Another compelling phenomenon is developing in the war zone: teen soldiers as graf artists, crossing enemy lines, armed only with their aerosol paints, emblazoning half-torn Fallujah city walls with messages meant, perhaps, for their Iraqi teen counterparts. The only existing documentation of these fleeting messages are the digital videotapes transmitted via cell phones to American independent media groups like YO!
With the intersection of hip-hop and digital, the high culture of technology is being married to street culture. “There may be a little bit of resistance,” says Josué, “but if it’s blended right, it could be beautiful.”
Embedded versus Independent Journalism
Amid aerial arsenals and miniaturized hand-held satellite communication systems that can be carried around on the battlefield, the Pentagon endorsed the concept of embedded journalists to cover the Iraq war. Mainstream journalists received survival training from the U.S. military, providing them with protective gear in the event of a biochemical attack. Prior to entering the war zone, more than 200 American journalists were trained, boot camp style, for combat initiatives. These journalists depended on the military for their own safety. “Once you’ve got that positive relationship established,” says Fordham University professor Robin Andersen, “you’ve formed the perspective of the journalist.” In Shocking and Awful: Channels of War, produced by Deep Dish TV, Andersen explains that not only do embedded journalists report physically from the American military’s point-of-view, “but also mentally and emotionally … [Y]ou have no journalistic distance from your topic.”
Touted as a new type of journalism, this “combat camera” approach is actually modeled after media activist strategies begun in the 1960s and ’70s, when cameras were entrenched in antiwar demonstrations. Organizations such as Deep Dish TV and Paper Tiger Television, going out on a limb to uncover viewpoints not represented by mainstream media, operate outside of any circle of protection. No boot camp training teaches them how to survive in the line of fire. Armed with a strong sense of commitment, they aim to capture what we will never see on the evening news.
May Ying Walsh is one such journalist. Six months prior to the U.S. invasion of Iraq, she observed that the media was taking a monolithic stand: They were one hundred percent on-board with the idea of invasion and were not about to question the imminence of war. She decided to go to Iraq as an independent journalist. Unlike network journalists, she had no crew. Her driver served as her translator. In Baghdad, as wild rumors went around about Saddam Hussein, Western journalists ran out of Baghdad, leaving the Iraqi side of the story potentially unreported. When Ying Walsh’s driver-translator decided to leave her, she recalls, “I went into the ’hood alone, because I wanted the Iraqi voice to be heard. To me it was worth risking my life for.” She began to conduct interviews with Baghdad university students, observing that both the Iraqi and the Western press were “paranoid” about the idea of “live, uncontrolled dialogues.” Ying Walsh went to the U.S. networks with her material, but three days after viewing her tapes, all broadcast offers were pulled. She was told that her interviews “could be propaganda for Saddam.”
“The new individual digital devices (cell phones, PDAs, iPods) allow us to share by spreading news in a viral sort of way,” says Steve Gates, creator of Cellphonia, described on cellphonia.org as “an open source cell phone and Internet application that creates a street-theater live opera via a conference call shared by user/participants.” Cellphonia is a modern people’s Karaoke-style news opera orchestrated via cell phone telephony. RSS feeds—short for “really simple syndication”—send beep tracks originating from one cell phone to another in one’s immediate vicinity. Each cell phone user is a potential “opera newscaster” who sings his or her own newscast into a cell phone. A second cell phone user captures the personal “newscast” and adds to it. Multiple participants can then mix their own newscast—a kind of instant, operatic reporting. The captured audio can be streamed by anyone interested in adding his or her own aria to the mix, transforming each participant into The Anonymous Reporter. Cellphonia creates a new space that potentially involves all of us collaboratively—making news, being in the news, and listening to the news all at the same time.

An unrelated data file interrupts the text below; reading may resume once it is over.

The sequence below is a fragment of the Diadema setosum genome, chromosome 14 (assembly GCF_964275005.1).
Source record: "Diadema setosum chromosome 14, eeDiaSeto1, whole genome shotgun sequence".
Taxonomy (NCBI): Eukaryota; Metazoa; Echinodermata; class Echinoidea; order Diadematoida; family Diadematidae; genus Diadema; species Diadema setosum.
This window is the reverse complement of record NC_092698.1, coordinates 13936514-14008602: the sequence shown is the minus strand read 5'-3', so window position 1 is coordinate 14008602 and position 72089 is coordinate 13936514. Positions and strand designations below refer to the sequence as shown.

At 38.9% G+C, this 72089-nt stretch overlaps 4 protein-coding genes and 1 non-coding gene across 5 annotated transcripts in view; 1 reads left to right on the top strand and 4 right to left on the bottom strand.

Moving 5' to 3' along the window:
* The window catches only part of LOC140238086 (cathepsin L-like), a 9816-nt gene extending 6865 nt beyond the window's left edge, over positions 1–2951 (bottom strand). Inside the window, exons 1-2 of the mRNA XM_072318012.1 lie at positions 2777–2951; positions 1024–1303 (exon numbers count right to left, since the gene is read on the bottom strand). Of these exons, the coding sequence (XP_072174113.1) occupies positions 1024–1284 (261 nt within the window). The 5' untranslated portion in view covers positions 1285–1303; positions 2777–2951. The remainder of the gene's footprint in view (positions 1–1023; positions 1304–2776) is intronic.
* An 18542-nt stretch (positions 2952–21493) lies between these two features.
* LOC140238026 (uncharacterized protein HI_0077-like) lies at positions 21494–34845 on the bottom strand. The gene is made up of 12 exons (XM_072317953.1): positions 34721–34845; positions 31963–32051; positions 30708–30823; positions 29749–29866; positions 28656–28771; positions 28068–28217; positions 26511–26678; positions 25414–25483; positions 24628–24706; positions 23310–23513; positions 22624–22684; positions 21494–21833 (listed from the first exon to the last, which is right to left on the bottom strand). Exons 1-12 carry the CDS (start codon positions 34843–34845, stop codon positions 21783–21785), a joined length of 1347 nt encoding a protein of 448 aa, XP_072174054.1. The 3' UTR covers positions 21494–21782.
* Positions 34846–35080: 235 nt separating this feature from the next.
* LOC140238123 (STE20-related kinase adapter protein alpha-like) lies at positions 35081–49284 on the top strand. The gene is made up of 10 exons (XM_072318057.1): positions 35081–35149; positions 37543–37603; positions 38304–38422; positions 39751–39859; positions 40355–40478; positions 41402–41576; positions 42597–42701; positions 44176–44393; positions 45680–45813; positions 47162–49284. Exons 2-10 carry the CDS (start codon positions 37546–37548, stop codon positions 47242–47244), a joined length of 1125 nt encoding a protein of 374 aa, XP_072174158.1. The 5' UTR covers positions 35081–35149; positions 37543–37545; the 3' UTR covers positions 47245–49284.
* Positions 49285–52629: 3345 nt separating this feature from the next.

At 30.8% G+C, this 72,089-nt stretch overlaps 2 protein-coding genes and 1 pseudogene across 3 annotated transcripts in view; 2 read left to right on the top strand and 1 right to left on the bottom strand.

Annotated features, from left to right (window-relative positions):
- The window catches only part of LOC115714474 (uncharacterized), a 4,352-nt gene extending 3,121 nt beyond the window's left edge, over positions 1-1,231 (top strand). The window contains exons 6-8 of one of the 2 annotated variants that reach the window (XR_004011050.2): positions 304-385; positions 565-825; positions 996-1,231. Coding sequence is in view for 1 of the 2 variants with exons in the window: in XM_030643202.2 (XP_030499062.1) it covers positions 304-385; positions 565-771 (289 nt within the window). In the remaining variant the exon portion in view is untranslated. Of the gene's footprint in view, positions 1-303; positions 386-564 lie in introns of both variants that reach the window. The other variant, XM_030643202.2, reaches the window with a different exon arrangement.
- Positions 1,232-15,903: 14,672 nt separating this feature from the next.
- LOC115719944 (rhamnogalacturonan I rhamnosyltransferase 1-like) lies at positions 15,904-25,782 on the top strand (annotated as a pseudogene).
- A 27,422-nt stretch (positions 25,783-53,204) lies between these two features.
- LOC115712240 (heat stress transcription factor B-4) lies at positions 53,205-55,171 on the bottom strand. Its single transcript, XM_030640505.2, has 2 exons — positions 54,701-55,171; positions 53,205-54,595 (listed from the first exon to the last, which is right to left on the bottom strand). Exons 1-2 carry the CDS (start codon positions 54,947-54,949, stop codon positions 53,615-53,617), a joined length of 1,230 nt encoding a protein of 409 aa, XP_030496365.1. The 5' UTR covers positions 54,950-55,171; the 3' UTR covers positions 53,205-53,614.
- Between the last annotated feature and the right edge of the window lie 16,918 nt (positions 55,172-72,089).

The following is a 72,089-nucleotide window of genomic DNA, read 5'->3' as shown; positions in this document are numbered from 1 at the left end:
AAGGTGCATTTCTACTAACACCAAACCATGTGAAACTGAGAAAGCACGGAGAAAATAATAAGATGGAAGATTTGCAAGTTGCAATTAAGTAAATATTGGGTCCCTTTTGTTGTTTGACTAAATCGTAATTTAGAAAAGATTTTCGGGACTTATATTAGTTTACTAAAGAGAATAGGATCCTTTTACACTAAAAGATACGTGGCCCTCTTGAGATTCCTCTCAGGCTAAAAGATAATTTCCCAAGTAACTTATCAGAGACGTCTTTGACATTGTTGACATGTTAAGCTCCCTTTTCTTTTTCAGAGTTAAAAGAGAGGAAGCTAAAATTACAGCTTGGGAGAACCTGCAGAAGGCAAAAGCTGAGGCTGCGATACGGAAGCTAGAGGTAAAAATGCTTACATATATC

Mike Bonanno is a founding member of The Yes Men, a group of performative activists whose strategy is to act as impostors—for example, infiltrating corporations like Dow “in order to correct their identities” (from theyesmen.org). The Yes Men made a name for themselves when their website was confused for the World Trade Organization’s, leading to invitations from TV and various conferences to speak as WTO representatives. The Yes Men’s methods might be considered a form of critical journalism. As they introduce new measures for extracting truth from unsuspecting subjects, who inadvertently reveal their vulnerable side, The Yes Men present, as Bonanno states, “scenarios where an alternate reality could be possible.”
Today, media makers can be at once the storyteller and the listener. “Image maker” and “audience” are no longer separate entities but alternating roles that we play. Media makers are using their ingenuity to disseminate viewpoints beyond the screen through digital interactivity. With communication permeating every corner of the globe, from growing cultural communities in the Midwest to the schools of Sierra Leone and war-torn Iraq, a new digital culture has formed.
As independent media activists, how do we prevent digital otherness in this rapidly growing community? How do we ensure that no one is left out? Cara Mertes, executive director of P.O.V./American Documentary, Inc., remarks, “We may be losing the ‘traditional’ community, but we are gaining ‘ community’ in a rapid way.” Sharese Bullock of Listen Up! eloquently describes our current digital challenge this way: “Communities are not linear anymore. Communities don’t have ‘addresses’ anymore. There are film fests being held in houses, in refugee camps. Our communities are not localized anymore but international. We have to take risks and enter communities in new, nontraditional ways. The real challenge is in creating networks to create oneness.”
In the words of Jared Ball of Free Mix Radio, it’s all about creating “the Masses’ Media.”
MARLINA GONZALEZ is the Digital Community Development Manager and Media Arts Curator for Intermedia Arts in Minneapolis, MN.
© 2005 National Alliance for Media Arts and Culture. All Rights Reserved.